Tony Dungy’s Higher Power

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RSJ Update: On Sunday, Tony Dungy became the second African-American coach to lead his team to the Super Bowl. His good friend, Chicago Bears coach Lovie Smith, beat him by a few hours. What a day.

Tony Dungy is a man of great faith. We know that. We learned that 13 months ago when the soft-spoken coach of the Indianapolis Colts spoke of how his belief in Jesus helped him and his family endure the tragic suicide of his 13-year-old son, James. In many ways, faith is easy in those times of greatest need – in those times when all you have left is faith. The loss of a loved one – especially a child – can take you to the depths of humans can hope to endure. What else then is there to do but have faith?

The trick is to have faith at all times, at times great blessings and times of great challenges. When perhaps a decision or a strategy or even a job is perhaps at stake. And the faith you need lies not only in Him but in yourself. These are times when it’s easy to doubt yourself, your decisions, your preparation. It’s easy to doubt what you know you know.

Tony Dungy’s faith in himself and those around him won’t likely be discussed in the wake of his team’s impressive 15-6 victory over the favored Ravens in Baltimore on Saturday. Dungy showed faith in his offensive staff for its strategy of putting itself in a position to score against the NFL’s most fearsome defense. And faith his kicker, Adam Vinatieri, to close the deal. He showed faith in his beleagured Defensive coordinator, Ron Meeks, that he would devise a scheme to confound Ravens QB Steve McNair and slow RB Jamaal Lewis.

Word is that Dungy’s job is on the line. After five seasons of frustration there are winds that he’ll be fired if the Colts do not get to the Super Bowl. In times like these, faith is a wonderful thing.

This is one occasion when I do not mind that my prediction was wrong.

Gamer: Tony Dungy


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3 thoughts on “Tony Dungy’s Higher Power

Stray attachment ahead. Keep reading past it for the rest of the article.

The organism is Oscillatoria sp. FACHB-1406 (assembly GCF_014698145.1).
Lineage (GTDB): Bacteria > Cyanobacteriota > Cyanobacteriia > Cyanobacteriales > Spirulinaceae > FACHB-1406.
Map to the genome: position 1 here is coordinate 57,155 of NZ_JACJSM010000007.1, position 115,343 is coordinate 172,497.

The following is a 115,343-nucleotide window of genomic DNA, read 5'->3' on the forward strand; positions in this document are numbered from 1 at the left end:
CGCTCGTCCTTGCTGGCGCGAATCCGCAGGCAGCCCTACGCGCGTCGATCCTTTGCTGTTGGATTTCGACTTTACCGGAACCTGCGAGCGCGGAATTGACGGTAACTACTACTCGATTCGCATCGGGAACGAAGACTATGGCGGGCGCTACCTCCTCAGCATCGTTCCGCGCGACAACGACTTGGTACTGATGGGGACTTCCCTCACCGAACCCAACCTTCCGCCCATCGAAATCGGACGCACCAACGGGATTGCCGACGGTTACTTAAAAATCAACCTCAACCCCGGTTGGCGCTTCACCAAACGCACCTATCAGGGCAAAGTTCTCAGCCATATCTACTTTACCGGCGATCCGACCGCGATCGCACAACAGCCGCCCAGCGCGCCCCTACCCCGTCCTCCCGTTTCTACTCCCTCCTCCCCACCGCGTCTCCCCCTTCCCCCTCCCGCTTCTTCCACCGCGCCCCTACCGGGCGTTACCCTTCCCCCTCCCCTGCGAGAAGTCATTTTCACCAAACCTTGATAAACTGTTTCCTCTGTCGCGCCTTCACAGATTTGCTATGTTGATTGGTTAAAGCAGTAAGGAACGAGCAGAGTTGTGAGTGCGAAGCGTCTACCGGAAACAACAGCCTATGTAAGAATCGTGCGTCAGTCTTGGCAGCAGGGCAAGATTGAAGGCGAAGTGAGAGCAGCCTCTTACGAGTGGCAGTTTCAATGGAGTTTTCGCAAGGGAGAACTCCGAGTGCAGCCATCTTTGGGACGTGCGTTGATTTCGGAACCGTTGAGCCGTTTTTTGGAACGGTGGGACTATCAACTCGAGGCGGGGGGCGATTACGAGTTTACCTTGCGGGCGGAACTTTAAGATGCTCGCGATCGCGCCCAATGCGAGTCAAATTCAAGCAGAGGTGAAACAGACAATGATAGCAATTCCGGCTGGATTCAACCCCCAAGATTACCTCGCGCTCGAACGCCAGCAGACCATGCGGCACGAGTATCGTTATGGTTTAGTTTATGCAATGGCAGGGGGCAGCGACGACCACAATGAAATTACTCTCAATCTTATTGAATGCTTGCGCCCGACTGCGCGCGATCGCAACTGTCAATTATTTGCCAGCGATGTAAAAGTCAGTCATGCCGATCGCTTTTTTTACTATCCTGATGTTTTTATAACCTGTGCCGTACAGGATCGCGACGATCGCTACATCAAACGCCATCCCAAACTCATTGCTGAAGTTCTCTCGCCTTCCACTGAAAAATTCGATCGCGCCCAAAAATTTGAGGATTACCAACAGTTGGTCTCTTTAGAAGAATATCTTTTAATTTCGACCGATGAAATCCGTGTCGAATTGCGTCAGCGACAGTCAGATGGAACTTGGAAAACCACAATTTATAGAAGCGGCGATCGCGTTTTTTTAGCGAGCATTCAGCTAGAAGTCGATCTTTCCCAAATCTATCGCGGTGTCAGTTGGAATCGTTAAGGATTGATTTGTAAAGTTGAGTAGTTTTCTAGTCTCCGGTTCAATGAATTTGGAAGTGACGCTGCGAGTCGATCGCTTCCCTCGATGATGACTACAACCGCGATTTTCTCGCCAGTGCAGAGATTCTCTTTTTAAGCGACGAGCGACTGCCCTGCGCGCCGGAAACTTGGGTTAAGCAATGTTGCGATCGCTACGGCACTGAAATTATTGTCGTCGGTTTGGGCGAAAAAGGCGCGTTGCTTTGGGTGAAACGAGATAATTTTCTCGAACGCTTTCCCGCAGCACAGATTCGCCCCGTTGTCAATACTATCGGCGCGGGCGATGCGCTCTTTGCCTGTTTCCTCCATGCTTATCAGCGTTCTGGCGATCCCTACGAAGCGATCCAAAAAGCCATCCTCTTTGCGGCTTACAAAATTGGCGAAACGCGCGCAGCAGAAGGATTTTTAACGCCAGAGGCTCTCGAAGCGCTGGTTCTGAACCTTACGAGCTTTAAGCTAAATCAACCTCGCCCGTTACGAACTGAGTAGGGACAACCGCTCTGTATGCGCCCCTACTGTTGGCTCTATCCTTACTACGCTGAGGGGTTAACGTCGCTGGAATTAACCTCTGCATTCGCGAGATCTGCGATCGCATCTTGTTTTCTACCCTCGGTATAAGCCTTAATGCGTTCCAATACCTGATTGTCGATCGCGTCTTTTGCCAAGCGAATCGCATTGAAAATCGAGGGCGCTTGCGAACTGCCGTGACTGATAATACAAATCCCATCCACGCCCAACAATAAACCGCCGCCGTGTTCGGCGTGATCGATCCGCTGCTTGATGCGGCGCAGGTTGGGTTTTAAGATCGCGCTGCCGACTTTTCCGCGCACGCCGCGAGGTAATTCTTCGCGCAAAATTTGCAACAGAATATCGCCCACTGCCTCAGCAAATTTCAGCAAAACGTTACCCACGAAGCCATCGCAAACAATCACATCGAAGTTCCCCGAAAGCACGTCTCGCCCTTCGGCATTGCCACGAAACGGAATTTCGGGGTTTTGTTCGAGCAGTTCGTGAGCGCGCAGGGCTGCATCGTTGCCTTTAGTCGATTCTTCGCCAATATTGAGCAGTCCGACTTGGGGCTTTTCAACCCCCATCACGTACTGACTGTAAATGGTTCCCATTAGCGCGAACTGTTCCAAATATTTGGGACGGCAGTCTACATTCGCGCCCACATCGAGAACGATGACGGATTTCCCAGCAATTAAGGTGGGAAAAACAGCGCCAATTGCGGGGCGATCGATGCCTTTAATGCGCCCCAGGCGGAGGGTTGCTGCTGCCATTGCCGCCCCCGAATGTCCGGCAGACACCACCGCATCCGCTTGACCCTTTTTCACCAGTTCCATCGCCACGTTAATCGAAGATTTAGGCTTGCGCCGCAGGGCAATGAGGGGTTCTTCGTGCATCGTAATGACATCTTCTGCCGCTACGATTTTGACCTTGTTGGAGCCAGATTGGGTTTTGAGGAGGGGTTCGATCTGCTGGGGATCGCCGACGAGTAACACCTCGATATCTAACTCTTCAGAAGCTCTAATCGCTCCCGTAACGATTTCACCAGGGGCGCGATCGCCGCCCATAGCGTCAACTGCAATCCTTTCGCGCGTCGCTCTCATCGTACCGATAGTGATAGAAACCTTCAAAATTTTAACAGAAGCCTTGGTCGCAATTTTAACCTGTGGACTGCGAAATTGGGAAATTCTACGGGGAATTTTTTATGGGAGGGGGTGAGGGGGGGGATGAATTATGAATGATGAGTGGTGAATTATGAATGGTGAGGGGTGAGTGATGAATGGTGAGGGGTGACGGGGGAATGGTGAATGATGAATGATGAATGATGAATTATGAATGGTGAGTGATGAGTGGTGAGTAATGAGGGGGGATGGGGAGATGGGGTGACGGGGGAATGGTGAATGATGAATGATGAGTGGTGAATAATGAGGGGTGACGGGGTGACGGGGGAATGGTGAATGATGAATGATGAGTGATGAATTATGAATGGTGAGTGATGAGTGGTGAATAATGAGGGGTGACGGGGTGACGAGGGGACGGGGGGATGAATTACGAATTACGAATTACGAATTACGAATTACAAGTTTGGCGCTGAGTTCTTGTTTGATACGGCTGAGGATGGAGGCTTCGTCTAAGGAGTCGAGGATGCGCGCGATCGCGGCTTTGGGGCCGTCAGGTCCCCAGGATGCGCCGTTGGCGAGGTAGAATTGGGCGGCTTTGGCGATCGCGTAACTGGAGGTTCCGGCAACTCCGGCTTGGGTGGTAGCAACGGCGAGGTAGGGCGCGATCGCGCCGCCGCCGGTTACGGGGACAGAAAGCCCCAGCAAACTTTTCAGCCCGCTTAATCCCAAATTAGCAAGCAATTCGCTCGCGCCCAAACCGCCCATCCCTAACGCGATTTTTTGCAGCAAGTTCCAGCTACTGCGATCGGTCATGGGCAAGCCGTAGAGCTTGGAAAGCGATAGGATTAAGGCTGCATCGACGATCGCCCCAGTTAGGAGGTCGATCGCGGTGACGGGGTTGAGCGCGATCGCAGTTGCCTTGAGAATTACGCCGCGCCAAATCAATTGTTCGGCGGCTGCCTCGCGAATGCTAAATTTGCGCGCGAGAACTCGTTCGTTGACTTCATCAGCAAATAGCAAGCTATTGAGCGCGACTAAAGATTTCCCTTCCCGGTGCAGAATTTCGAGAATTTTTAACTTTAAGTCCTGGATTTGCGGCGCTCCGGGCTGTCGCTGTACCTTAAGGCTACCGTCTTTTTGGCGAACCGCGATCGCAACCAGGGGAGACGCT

1. I can’t believe that Dungy’s job would be anywhere close to being on the line. That’s madness.

  2. Stephen says:

    Mr. Johnson, it’s Stephen from your class. I don’t have your e-mail address so I won’t be able to send in the Herb Williams profile. Well, unless you see this.

    Lawrence, I disagree. I think he could be fired as soon as this off-season, depending on what happens against New England. If they lose because of the defense and Maroney & Dillon run all over them, I’d lean 60/40 toward him getting axed.

    Tony really doesn’t have anything to do with the offense. That’s left to Tom Moore and Peyton Manning. He was hired to be the soft, laissez-faire leader who would allow Manning to be the front man (unlike Jim Mora Sr.) and fix the defense. He was the architect of that Tampa defense; the Cover 2-4 specialist. With an offense that prolific, opposing teams would be forced to throw on the defense a lot so they needed someone to slow that down. Tony’s 2-deep zones were supposed to be the answer. Most of the defense has been brought in under his watch. Dwight Freeney is his new Simeon Rice (and Robert Mathis), Cato June is a poor man’s Derrick Brooks and he traded for Booger McFarland. He drafted Marlin Jackson 1st round hoping he’d be a physical corner in the ilk of Ronde Barber. They’ve finished among the top defenses a couple years (I think they were top 5 in points allowed in 2003), but they always fold in the playoffs. So far so good, but if the Patriots win next week with a final score like 38-34 and total 180 yards on the ground, it’ll mean that the offense did its thing and the defense failed them again. Tony can’t get credit for the offense and he’ll take blame for the defense. Not many coaches keep their jobs after 5 consecutive disappointing seasons.

    Plus there are some options out there. Jim Mora Jr. is considered a good defensive mind and he’s got some head coaching experience. Ron Rivera (Bears), Rob (Raiders) and Rex (Ravens) Ryan are hot defensive coordinators.

    I don’t want him to get fired, but if he did, I think it would be justifiable.

  3. […] Two Earlier Posts:Faith: Peyton Manning and Tony Dungy’s Higher Power […]

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